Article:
NEW YORK (TheStreet) - Shares of Discovery Communications (DISCK) jumped on Wednesday on the view that television programming, especially content that travels well internationally, may be even more valuable considering the price Rupert Murdoch's 21st Century Fox (FOXA) is reportedly willing to pay for Time Warner (TWX) and its pay-TV channels HBO, TNT and TBS.
Discovery gained 6.3% to close Wednesday $83.50 as Time Warner rejected a takeover proposal from Fox valued at about $80 billion.
Fox's interest in Time Warner underscores the rush by content providers to own more programming that can be sold to pay-TV operators and other programming services available on digital devices. The proposed combination of two of the largest U.S.-based entertainment companies comes as pay-TV operators Comcast (CMCSA)and AT&T (T) are seeking to get larger by acquiring Time Warner Cable (TWC) and DirecTV (DTV), respectively.
Bernstein Research media analyst Todd Juenger suggests that 2014 might be "the year of the deal", in a flash note released today. Considering the number of potential media-mergers and proposals on the table, Juenger may have been right.
Juenger writes that "the urgency to find a 'dance partner' will increase across the sector. Nobody wants to be the company that gets left out of the consolidation wave, and companies would rather control their own destinies". With that said, we have several reasons to believe media vultures may have set their eyes on Discovery Communications.
"We favor companies in the U.S. Media sector that are poised to benefit the most from increases in affiliate fees and international growth (both in TV and Theatrical) and have the best programming cost structures".
Although often over-looked, acquiring the primarily non-fiction based Discovery would be a smart tactic for any company. Despite its competition, Discovery CEO David Zaslav has managed to create a business model that has functioned quite nicely.
By focusing on what has benefited the company in the past, namely providing non-fiction content, Discovery has created a company that serves a popular and loyal niche of consumers. With this specialty market, Discovery is likely to continue to secure interested consumers, a tactic that larger media companies may not have the opportunity to create from the ground-up.
Despite its size compared to Fox and Time Warner, Discovery reaches 2.5 billion subscribers in more than 220 countries and territories, according to the company. In the U.S., Discovery has managed to almost triple its audience share over the past decade. This growth is due to the popularity of shows such as Here Comes Honey Boo Boo and My Strange Addiction.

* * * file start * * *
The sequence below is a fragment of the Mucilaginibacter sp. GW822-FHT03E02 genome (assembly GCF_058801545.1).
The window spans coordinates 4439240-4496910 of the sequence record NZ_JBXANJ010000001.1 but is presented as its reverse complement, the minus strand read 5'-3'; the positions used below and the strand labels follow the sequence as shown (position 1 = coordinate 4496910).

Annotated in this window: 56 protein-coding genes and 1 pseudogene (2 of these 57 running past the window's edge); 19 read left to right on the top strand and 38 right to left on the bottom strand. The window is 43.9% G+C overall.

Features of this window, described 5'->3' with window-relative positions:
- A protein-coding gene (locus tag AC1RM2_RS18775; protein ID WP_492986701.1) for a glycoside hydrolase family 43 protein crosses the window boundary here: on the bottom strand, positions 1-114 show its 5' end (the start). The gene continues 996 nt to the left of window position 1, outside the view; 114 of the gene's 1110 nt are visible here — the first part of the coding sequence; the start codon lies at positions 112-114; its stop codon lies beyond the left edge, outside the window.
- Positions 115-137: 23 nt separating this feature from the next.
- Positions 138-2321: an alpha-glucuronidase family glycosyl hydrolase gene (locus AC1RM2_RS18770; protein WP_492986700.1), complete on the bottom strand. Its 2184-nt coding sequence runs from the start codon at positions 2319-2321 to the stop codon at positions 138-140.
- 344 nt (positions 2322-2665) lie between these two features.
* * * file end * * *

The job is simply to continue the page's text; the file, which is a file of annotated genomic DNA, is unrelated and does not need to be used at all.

Discovery is also expanding internationally through acquisitions and office expansion. Discovery is looking to carve out a profitable business in Europe's television market, a region Juenger describes as having "depressed advertising, low pay-TV adoptions, and undervalued TV assets."
Importantly, Discovery is getting an increasing amount of its revenue abroad. According to analysts at Barclays, the company generated "some 51% of the company's affiliate revenue and 42% of advertising revenues from outside the United States" and is likely to keep growing.
Noting Discovery's success in the U.S. and internationally, Latin America accounted for more than 14% of Discovery's total cable revenue last year; Bernstein doesn't see why Discovery can't see a repeat performance in Europe. Juenger forecasts that this change may even occur in the next 5 to 7 years with about six networks in each of Europe's major countries as opposed to its typical 3 to 6 networks currently distributed in major European countries.
A Discovery spokeswoman wouldn't comment for this story.
But how exactly will Discovery conquer Europe: possibly through sports. Although Discovery's acquisition of controlling interest in Eurosport International, SBS Nordic operations and a minority stake in Formula 1 with partner Liberty Global may have raised eyebrows, when analyzed as a whole, Discovery emerges as a media company extremely interested in sports fans, a sector guaranteed to secure viewers and generate revenue.
If Discovery really is dedicated to tapping into the pay-TV market in Europe securing real estate in sports, is clever and sure to be lucrative in the future. Barclays suggests that "Discovery seems to be building a portfolio of sports rights to move Eurosport more to a Tier I status in Europe." Eurosport is currently Europe's No. 1 pan-European TV channel reportedly reaching over 135 million homes in 54 countries in more than 15 languages.
Conversely, attempting to capture the sports sector in Europe alongside continued proliferation around the world, Discovery could be making power plays to save itself from a future filled with pseudo-monopoly like media companies. During this year's Allen & Company conference in Sun Valley, Idaho Discovery CEO David Zaslav suggests we might begin to see consolidation among television content owners. "In the next couple of years, I think it's likely there will be consolidation on the content side" and with the industry being advantageous for content owners we could see content owners coming out on top.
Granted often by-passed, Discovery has "structurally superior and sustainable cost advantages and its superior operating leverage" internationally, according to Juenger who rates Discovery as outperform with a target price of $98.